The Developer Policy says we currently don’t have an official policy on how one gets elected to be a code owner. I suggest we follow the process we’ve used historically across LLVM where code owners are nominated and approved through consensus from multiple community members. This situation is a slightly special because I have included myself in the list. I hope it goes without saying that if anyone is uncomfortable with that or disagrees, please speak up!
I hadn’t really considered it, mostly because I would expected it to be covered by the owners of the respective LLVM backends. But it’s an important part of LLDB and as such I think it’s a good idea. Did you have someone in mind?
The lldbInterpreter library (source/Interpreter subdirectory). This covers the command and script interpreter and all the option classes.
I think the disassembler in particular was on the mind because Ted has a patch up against the disassembler and after looking at it for a while, I think it’s fine to try but I was waiting a bit to see if Greg wanted to have a final say on it (having commented earlier).
There are holes in the code owners layout - if I want to change the OperatingSystem or LanguageRuntime or InstrumentationRuntime plugins, whose approval do I need? The disassembler is a bit unique because it is a light layer of UI on top of llvm’s MCInst, although honestly I think this is one of our more undeveloped feature areas in lldb and someone really passionate about disassembly, and with the time, could add a lot to how we display assembly.
My guess is that Ted was pointing out the disassembler as an example of something that isn’t comprehensively covered by these general categories. There’s so many things in lldb, I don’t know if I can really argue for trying to document owners for all of them but maybe that would be best way to be approachable to new contributors. We have some categories that cover a lot of things “Platforms - Darwin” we can say that covers the Objective-C LanguageRuntime, or the Darwin DynamicLoader plugin, but who is the default reviewer for the C++ language runtime?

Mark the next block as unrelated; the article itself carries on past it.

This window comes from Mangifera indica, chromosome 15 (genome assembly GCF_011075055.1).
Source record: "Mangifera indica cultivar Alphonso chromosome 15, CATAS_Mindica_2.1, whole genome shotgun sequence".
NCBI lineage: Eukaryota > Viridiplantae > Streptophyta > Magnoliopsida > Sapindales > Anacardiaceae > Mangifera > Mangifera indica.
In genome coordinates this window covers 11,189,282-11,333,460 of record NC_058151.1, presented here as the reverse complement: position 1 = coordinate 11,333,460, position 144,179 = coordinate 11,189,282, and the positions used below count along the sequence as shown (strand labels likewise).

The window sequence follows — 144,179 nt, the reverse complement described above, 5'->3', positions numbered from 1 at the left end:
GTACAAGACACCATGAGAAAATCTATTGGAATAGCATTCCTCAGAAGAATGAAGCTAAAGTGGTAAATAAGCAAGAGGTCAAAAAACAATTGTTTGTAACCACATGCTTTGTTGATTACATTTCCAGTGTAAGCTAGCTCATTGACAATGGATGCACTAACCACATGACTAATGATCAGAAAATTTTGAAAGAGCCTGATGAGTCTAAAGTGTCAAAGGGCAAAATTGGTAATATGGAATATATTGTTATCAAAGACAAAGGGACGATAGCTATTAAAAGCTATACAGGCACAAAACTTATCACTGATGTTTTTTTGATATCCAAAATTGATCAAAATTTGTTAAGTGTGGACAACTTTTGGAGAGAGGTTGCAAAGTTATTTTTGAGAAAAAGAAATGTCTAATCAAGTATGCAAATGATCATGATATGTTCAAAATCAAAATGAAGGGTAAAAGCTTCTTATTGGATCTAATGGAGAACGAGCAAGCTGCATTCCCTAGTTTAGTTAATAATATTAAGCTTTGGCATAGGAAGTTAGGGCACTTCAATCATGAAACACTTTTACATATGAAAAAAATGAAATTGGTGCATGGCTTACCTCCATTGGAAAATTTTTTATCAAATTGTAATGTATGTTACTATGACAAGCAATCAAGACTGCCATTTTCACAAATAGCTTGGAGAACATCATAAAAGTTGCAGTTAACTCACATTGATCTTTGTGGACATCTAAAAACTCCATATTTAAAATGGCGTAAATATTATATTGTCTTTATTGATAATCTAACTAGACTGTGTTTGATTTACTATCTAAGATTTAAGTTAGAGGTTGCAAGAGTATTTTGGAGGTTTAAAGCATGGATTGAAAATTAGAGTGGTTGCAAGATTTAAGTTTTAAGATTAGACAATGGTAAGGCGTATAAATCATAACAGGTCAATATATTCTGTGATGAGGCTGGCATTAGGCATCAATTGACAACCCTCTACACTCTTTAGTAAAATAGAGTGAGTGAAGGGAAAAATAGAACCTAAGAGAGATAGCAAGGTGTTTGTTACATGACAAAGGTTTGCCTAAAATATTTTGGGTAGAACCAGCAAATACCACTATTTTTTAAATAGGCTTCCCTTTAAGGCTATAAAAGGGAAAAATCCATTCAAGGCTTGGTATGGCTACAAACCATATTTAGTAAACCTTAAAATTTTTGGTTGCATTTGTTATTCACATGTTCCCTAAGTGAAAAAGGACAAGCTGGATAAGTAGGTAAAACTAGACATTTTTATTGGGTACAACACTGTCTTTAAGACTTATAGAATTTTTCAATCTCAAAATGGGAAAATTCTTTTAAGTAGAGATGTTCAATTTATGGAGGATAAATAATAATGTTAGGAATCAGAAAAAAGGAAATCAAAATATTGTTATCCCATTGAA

It is worth considering explicitly if we’re leaving holes in this document with the understanding that Responsible People will keep an eye on incoming PRs and say “oh, I’ll pick that up” or “I know who should review this” and add them to the list. Or if we want to spell out all of the codebase. I think the latter is a tough job.
I think you raise an excellent question. There’s definitely a trade-off here and as you point out, it’s worth making that explicit. We could reduce the granularity and assign code owners to bigger parts of the code base. It’s much easier to break up the codebase into larger pieces. As the developer policy points out, code owners don’t need to review code themselves, so they could defer to relevant reviewers. That puts a pretty big burden on a smaller group of people and was something I was explicitly trying to avoid.